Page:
Indian Summer is genial and life-affirming. Writer-director Binder imbues it with an optimism and positivity–as long as you have the right support system, anything is possible. Given the film’s about a bunch of thirtysomethings who return to their childhood summer camp to find themselves, it’s a little weird Binder gives the best character arc to Kimberly Williams-Paisley. She’s the twenty-one year-old fiancée to the most obnoxious thirtysomethings (Matt Craven). Her arc, forecasted nowhere, propels the film into its third act, full of possibility. Shame Binder doesn’t do much with the momentum.

Diane Lane and Julie Warner get the biggest story arcs. Lane’s a recent widow–her husband was also a camper, because summer camp apparently decided everyone white’s life in the early seventies–and she needs to mourn. She’s got good friend Elizabeth Perkins there to support her, which she really needs when her husband’s childhood best friend returns a bit of a hunk (Bill Paxton). Meanwhile, Warner is married to Vincent Spano (who used to get busy with Perkins when they were in camp) and the marriage is rocky. Maybe because Spano wants to quit his business with cousin Kevin Pollak (also a camper), but can’t figure out how to tell him. So apparently Spano takes it out on Warner. Binder’s script isn’t great at scenes of angst and it’s downright terrified of getting too close to its characters.

They might be unlikable then and it’s such a pretty, pleasant cast (everyone has great, brown hair), who would want them to be unlikable? Except maybe Craven, who’s cut off from everyone else, hence having to bring Williams-Paisley along. Paxton’s arc is more with camp owner Alan Arkin, who has invited his favorite campers from over the years back for a week. Oddly, they’re all from the same year. Coincidences abound in Indian Summer.

Arkin’s really solid when he’s lead. Binder never really gets into how the campers coexist with him–they’re back to hang out with each other, leaving Arkin to mostly pal around with handyman Sam Raimi (who’s in this mystifyingly great slapstick part)–and it’s a missed opportunity. Especially since, unless you’ve got someone to kiss, Binder leaves you behind. Perkins and Pollak end up with almost nothing to do by the end, Perkins with even less. But Indian Summer’s got to be genial and life-affirming, it’s got to live up to the beautiful Newton Thomas Sigel photography, which turns the summer camp–in the late summer sun–into a golden Great Lakes paradise.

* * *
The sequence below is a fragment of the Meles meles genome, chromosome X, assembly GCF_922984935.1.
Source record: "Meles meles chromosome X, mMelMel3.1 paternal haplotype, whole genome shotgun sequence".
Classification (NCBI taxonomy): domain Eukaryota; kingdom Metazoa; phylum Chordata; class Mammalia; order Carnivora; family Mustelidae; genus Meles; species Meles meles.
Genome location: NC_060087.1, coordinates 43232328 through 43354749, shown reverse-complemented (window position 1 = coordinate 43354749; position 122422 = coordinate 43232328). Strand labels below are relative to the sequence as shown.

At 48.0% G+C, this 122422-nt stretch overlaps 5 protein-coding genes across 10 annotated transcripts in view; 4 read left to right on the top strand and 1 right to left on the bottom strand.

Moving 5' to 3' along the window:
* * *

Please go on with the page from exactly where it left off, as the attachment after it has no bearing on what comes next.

Still, it’s not like Indian Summer is always lazy. Binder does go somewhere with the Paxton and Arkin thing, he does go somewhere with Williams-Paisley. He’s just not willing to hinge the whole thing on being too thoughtful. There needs to be cheap payoff, albeit beautifully lighted cheap payoff. Until that payoff, however, Binder’s really just letting the actors develop their characters. The second act is pretty loose–there are set pieces, usually involving pot or pranks, but Binder’s in no rush. The present action changes pace fluidly in the tranquil setting, with its amiable cast and their not too serious, but sort of, grown-up problems.

So the performances matter a lot. Arkin’s always good, but he doesn’t get anywhere near enough to do. Binder’s just as set in an age group–the thirtysomethings–as if he were making a movie about teenagers at camp and barely had the counselors in it. Pollak and Perkins are great. They get to be great, because Binder doesn’t need them for anything structural. Lane and Paxton are fine. Lane should have more to do than Paxton but doesn’t. Warner’s good. She overshadows Spano, who tries to imply depth instead of convey it. Craven’s the weakest performance and he’s still perfectly solid. He provides a great springboard for Williams-Paisley to take off from.

And Raimi’s awesome.

Nice editing from Adam Weiss, okay if a little much music from Miles Goodman. Binder’s direction is good–he showcases that beautifully lighted scenery and moves his actors around in it well. Indian Summer is never trite, which is an accomplishment on its own, but Binder is way too safe with it. He denies Lane and Paxton a better story in particular. He writes caricatures then has his actors create people, so it’s a particular kind of disappointing.